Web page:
This artist's illustration shows Pluto and one of its moons, Charon. A global consortium of astronomers sets the rules for naming things like asteroids and moons throughout the solar system.
Detlev van Ravenswaay Science Source

Originally published on Tue July 9, 2013 9:38 am

A dispute over the names of two new moons of Pluto is highlighting a broader battle over who names what in our solar system and beyond. On one side is the International Astronomical Union (IAU), a venerable consortium of astronomers who have set the naming rules for the better part of a century. On the other side, a growing number of astronomers who feel the IAU has unfairly designated itself as the intergalactic naming police.

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Around the Nation
1:47 pm
Wed July 3, 2013

Arizona Firefighter Remembered For Loving His Job

Originally published on Wed July 3, 2013 4:25 pm

In Arizona, friends and family of the 19 firefighters killed in the Yarnell Hill Fire are sharing their memories.

Around the Nation
1:47 pm
Wed July 3, 2013

Federal Budget Cuts Hamper Summer Firefighting Efforts

Originally published on Wed July 3, 2013 4:13 pm

The wildfire season is expected to intensify and firefighters are facing it with decreasing resources. Federal budget cuts, including the sequester, mean fewer firefighters, less equipment and less spending on prevention.

Music + Culture
12:31 pm
Wed July 3, 2013

The Innovative Mosaic Of American Symphonies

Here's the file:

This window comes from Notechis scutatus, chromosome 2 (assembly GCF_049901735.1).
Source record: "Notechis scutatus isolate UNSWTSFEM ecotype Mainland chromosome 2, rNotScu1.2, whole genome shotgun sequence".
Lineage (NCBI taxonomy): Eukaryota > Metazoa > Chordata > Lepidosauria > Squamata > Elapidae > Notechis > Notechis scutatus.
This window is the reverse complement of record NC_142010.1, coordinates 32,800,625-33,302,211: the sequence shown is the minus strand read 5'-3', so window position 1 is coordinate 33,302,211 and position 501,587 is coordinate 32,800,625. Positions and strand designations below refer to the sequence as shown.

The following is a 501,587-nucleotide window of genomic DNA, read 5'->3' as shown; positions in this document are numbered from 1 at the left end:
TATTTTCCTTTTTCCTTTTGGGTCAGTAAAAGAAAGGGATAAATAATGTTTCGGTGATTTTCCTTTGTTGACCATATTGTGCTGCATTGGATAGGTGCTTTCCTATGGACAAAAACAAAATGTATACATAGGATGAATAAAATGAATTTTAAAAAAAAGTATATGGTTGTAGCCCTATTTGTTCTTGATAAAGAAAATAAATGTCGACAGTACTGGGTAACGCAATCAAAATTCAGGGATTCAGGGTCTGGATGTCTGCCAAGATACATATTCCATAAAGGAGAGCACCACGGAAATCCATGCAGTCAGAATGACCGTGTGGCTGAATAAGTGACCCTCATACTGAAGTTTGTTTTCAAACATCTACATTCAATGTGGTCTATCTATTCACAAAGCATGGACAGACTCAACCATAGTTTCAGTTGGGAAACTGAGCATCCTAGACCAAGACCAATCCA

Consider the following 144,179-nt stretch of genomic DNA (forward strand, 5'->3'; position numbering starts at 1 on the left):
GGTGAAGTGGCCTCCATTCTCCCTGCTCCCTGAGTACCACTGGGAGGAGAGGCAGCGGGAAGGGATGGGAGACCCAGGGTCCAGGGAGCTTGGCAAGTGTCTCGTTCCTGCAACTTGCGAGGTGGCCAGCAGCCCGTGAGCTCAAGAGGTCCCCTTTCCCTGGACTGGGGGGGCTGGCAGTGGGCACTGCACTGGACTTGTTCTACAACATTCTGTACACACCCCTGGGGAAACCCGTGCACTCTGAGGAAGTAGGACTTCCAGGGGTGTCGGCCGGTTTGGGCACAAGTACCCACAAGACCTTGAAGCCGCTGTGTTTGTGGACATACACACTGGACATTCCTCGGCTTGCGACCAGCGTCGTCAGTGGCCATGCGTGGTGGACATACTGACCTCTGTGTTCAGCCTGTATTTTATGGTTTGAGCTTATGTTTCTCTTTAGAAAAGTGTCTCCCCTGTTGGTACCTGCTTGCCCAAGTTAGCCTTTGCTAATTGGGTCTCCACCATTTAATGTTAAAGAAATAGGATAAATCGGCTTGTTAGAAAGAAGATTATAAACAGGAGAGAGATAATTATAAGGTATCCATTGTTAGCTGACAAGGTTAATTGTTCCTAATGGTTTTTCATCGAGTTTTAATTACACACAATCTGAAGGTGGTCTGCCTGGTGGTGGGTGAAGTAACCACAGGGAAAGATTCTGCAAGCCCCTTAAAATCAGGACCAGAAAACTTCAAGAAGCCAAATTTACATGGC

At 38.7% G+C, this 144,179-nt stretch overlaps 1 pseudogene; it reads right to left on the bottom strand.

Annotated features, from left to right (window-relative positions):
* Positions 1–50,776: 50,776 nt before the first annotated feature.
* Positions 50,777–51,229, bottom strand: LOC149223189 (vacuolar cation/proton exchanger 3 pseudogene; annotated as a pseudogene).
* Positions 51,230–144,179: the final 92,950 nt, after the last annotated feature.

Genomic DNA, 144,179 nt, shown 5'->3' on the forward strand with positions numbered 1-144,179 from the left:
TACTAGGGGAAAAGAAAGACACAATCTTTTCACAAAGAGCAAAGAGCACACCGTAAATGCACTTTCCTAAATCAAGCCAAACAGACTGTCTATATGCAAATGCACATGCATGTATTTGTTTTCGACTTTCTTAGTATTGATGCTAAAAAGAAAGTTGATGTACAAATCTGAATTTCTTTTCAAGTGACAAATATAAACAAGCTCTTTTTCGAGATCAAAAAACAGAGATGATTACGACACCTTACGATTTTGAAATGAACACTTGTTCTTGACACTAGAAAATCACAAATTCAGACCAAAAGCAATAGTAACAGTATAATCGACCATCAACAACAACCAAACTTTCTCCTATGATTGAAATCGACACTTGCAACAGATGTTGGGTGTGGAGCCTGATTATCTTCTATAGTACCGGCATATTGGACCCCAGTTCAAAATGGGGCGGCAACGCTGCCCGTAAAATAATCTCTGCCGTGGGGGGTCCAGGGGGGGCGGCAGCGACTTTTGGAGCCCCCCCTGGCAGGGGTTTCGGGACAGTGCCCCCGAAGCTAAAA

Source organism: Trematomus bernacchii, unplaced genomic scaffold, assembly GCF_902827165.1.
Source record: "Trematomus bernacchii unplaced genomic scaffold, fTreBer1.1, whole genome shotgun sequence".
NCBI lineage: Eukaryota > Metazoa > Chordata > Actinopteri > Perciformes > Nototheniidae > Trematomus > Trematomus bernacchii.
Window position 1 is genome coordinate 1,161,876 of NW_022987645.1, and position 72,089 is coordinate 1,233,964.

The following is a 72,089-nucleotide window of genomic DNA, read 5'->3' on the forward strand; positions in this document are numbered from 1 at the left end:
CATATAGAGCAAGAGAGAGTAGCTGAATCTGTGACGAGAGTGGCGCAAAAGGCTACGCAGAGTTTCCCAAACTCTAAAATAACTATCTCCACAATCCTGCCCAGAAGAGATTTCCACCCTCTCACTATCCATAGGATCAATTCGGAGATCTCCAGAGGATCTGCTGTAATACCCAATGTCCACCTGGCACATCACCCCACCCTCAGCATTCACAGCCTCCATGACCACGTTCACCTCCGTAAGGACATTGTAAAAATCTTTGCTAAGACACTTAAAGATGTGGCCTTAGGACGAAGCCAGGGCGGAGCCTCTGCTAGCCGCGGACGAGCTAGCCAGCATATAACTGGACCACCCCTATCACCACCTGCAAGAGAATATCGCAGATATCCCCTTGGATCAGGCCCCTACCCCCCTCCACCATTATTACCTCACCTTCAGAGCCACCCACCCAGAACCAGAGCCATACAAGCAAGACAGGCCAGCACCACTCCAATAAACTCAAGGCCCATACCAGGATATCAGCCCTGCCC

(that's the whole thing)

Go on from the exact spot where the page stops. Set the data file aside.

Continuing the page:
Conductor JoAnn Falletta.
Cheryl Gorski courtesy of the artist

Originally published on Wed July 31, 2013 9:34 am

  • Hear JoAnn Falletta's Discussion With Robert Siegel

Our country's culture is a vast conglomeration of more than 200 years of influences from all over the world. We have taken what began as an extraordinary European tradition and expanded that legacy on American soil. We have added our essential egalitarianism, our love of experimentation, our inclusiveness and our boldness to the very form of the symphony. Americans have not been bound by one definition of the symphony, and composers have applied that formal name to pieces of varying length, structure and content.

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The Two-Way
4:05 pm
Tue July 2, 2013

Wildfire Season So Far: Tragic, Destructive And Below Average

Originally published on Wed July 3, 2013 6:13 am

It may seem like wildfire Armageddon out there, given the tragic deaths of 24 wildland firefighters this year, more than 800 homes and businesses burned to the ground, nearly 1.6 million acres scorched and over 23,000 blazes requiring suppression.

But as dramatic as it's been, the 2013 wildfire season has yet to kick into high gear.

"We have seen, overall, less fire activity so far this year," says Randy Eardley, a spokesman at the National Interagency Fire Center in Boise, Idaho.

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Health Care
3:44 pm
Tue July 2, 2013

Affordable Care Act's Employer Mandate Delayed

Originally published on Tue July 2, 2013 5:12 pm

Transcript

AUDIE CORNISH, HOST:

From NPR News, this is ALL THINGS CONSIDERED. I'm Audie Cornish.

ROBERT SIEGEL, HOST: